The pathology of lymphoproliferative syndrome

Two broad pathologic patterns were discerned that were similar to what Frizzera et al. (10) classified as polymorphous diffuse B cell hyperplasias and lymphomas. The first pattern was seen in the lymph nodes and tonsils and adenoids of all patients of the first group (e.g., Fig. 2); it was also seen in C.B. and in the initial tonsillar lesion of K.E. and M.M. in the second group. This polymorphous reaction often contained vascular thromboses and tissue necrosis. There was usually more necrosis in the tonsils than lymph nodes and the cells were a mixture of plasma cells, plasmacytoid lymphocytes, and histiocytes of varying morphology.

Figure 2
Tonsil from K.H. The polymorphous nature of the proliferation is readily apparent. Small lymphocytes, plasma cells, and histiocytes are among the cell types seen. Mitoses are present.

The second pattern noted was a monomorphous lymphoma-like proliferation (M.M., Fig. 3). It was seen in some patients with the second and in both patients with the third clinical pattern (J.C., M.M., J.M., and L.S.). These tumors also contained necrotic areas. However these were not confined to nodes but involved internal organs and formed sheets of cells. Tumors from J.M. and L.S. contained monotypic IgMλ by immunoglobulin analysis; one had B cells but no immunoglobulins (J.C.), and the third had only a few cells with B cell markers.

Figure 3
Abdominal lymph node from autopsy of M.M. The monomorphous large cell population, with prominent nucleoli, most closely resembles an immunoblastic sarcoma. In this instance only some B cell markers, but not immunoglobulins, were demonstrable on the cells. ...

DISCUSSION

EBV infects most of the population and causes little significant disease. In Pittsburgh, 92% of the adult transplant population have serologic evidence of previous infection (3), and half the pediatric transplant population is seropositive (7) before operation.

However when EBV infects immunologically compromised individuals, an ordinarily innocuous infection may develop into any of a number of dangerous diseases. Immunosuppression may be congenital or acquired. In one type of poorly understood congenital immunodeficiency, an X-linked as well as a non-X-linked lymphoproliferative syndrome has been described, in which the patient is unable to handle EBV mononucleosis, and a fatal disease with lymphoproliferations in major organs may develop (11,12). In ataxic telangiectasia, patients have a high incidence of lymphoreticular malignancies that may show evidence of EBV-DNA (13). In acquired immune deficiency syndrome, B cell lymphomas with evidence of latent EBV infection and chromosomal translocation typical of Burkitt’s lymphomas, as well as other types of non-Hodgkin’s lymphomas have been described (14, 15).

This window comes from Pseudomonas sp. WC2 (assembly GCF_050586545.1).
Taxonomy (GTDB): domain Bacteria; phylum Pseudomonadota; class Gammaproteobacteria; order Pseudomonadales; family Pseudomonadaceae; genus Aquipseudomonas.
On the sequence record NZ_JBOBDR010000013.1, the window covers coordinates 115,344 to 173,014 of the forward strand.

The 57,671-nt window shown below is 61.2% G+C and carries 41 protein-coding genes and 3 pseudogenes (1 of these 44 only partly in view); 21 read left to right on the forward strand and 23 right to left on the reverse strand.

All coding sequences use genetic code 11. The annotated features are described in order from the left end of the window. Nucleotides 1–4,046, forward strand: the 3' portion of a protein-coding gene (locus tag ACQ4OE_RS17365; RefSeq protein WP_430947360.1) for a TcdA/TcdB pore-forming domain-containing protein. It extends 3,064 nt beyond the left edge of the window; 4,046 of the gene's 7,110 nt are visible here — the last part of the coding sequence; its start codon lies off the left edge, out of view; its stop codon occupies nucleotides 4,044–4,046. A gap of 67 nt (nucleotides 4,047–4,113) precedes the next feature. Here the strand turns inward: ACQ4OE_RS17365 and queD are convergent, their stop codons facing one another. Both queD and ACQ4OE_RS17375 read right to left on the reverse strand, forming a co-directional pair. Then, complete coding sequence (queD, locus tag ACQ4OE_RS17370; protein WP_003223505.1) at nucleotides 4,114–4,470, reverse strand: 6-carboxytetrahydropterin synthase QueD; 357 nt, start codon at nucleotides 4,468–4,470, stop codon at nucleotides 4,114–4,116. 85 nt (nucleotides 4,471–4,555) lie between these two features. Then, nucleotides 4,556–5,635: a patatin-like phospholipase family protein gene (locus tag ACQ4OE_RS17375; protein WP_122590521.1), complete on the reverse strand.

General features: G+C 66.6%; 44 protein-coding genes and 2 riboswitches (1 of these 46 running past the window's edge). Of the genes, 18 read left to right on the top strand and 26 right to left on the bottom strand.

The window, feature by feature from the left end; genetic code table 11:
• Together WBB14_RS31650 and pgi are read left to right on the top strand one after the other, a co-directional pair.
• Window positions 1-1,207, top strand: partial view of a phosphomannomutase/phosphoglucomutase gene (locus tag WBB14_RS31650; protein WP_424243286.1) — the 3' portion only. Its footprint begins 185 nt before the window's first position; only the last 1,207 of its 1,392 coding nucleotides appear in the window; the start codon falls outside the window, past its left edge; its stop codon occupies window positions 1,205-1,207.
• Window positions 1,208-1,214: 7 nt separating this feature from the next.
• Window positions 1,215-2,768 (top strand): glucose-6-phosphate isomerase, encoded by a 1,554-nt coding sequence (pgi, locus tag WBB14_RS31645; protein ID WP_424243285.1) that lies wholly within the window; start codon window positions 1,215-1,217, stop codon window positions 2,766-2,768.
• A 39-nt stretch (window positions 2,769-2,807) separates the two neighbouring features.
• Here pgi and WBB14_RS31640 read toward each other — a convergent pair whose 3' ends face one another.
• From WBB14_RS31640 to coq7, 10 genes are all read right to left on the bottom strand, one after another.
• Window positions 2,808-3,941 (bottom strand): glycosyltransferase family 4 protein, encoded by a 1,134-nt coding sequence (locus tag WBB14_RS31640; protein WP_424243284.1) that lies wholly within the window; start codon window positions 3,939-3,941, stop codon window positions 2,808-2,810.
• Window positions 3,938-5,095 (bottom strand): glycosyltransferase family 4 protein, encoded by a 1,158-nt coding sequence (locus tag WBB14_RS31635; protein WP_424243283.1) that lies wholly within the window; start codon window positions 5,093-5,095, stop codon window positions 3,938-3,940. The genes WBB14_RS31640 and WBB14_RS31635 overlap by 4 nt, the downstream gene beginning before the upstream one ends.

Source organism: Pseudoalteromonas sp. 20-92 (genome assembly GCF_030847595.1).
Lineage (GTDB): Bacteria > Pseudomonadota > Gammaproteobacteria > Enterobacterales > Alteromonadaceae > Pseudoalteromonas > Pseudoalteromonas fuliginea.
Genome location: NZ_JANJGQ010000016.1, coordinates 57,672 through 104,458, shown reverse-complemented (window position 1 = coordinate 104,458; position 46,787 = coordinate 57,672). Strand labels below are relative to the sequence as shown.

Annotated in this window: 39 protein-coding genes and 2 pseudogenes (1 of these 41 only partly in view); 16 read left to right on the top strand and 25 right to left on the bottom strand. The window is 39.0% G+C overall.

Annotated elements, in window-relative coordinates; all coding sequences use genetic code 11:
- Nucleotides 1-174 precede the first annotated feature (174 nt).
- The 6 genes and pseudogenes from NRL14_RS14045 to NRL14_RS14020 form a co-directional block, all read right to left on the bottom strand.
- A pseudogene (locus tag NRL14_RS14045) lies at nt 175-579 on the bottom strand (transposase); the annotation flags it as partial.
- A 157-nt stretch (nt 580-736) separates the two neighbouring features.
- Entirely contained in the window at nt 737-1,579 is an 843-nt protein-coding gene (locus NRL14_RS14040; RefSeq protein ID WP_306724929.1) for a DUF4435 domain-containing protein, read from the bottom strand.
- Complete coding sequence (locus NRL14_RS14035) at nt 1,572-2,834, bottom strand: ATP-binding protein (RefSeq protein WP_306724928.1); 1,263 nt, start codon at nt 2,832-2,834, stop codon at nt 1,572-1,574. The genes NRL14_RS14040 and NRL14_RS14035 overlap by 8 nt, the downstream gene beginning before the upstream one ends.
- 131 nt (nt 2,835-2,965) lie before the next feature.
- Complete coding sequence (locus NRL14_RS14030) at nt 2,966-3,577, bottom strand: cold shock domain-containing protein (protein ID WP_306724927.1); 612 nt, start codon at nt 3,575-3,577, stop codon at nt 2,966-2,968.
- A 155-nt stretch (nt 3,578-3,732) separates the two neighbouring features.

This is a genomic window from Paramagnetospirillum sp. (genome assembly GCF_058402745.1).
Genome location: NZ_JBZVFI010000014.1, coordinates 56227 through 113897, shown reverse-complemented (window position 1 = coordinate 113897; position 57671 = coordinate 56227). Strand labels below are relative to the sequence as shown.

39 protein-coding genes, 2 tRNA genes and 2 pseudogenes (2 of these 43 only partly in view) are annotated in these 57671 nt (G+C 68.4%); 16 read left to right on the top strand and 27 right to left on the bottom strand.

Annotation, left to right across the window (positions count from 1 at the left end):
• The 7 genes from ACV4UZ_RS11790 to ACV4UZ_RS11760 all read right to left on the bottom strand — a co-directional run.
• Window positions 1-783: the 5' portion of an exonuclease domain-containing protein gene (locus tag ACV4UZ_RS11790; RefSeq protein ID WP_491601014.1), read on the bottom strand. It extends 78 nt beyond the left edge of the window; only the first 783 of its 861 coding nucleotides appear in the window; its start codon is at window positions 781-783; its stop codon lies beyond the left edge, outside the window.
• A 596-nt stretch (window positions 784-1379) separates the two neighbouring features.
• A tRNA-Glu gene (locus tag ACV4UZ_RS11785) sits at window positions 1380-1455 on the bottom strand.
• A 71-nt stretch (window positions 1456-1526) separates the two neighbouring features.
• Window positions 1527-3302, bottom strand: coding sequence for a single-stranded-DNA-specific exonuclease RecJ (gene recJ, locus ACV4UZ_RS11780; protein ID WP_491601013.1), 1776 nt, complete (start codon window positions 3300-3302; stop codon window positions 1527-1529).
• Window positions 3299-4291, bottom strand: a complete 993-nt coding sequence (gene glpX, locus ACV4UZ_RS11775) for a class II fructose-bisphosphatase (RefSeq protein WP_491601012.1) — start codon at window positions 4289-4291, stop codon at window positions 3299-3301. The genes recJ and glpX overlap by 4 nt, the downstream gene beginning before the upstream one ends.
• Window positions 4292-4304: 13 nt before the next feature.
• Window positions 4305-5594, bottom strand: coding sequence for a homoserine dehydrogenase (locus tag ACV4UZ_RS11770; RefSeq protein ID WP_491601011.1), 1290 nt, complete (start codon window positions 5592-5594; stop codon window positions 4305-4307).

The posttransplantation state represents one form of acquired immunodeficiency produced iatrogenically. Under azathioprine as well as cyclosporine immunosuppression, specific immune mechanisms against EBV, particularly cytotoxic T cell immunity, appear to be depressed. This is manifested by the absence of effective regression of EBV-infected B cells in vitro, and increased oral virus shedding by transplant recipients (16, 17). As with cytomegalovirus (CMV), there is intense infective activity by EBV during the immediate posttransplant period. The rate of infection with EBV, comprising both primary and reactivation infection, is about 41% of all transplant recipients (Table 4).

Even in immunosuppressed subjects, most EBV infections are clinically silent. A small but significant proportion of patients, however, develop apparent disease (18). One life-threatening entity is the spectrum of clinical syndromes that may be called EBV-associated lymphoproliferative syndromes (LPS) first defined in transplant patients by Hanto et al. (19). We recently described the importance of primary EBV infection in adult transplant recipients who developed LPS (3). In this report, the association is even more strikingly demonstrated in children. In 11 cases of EBV-associated LPS in pediatric transplant recipients, 10 had serologic evidence of primary EBV infection. It is interesting that while EBV-associated LPS in adults appeared to decrease in frequency after 1983, its incidence in children has not changed appreciably despite introduction of monitoring of immunosuppressants by measuring blood levels of cyclosporine. The fact that previously uninfected recipients are those at greatest risk for the development of LPS suggests the need to investigate the source of EBV infection. In the case of CMV, the source has been traced in most cases to the donor organ or blood products used during the perioperative period (20). However so far we have not been able to incriminate the donor organ or blood products as source of EBV infection (7).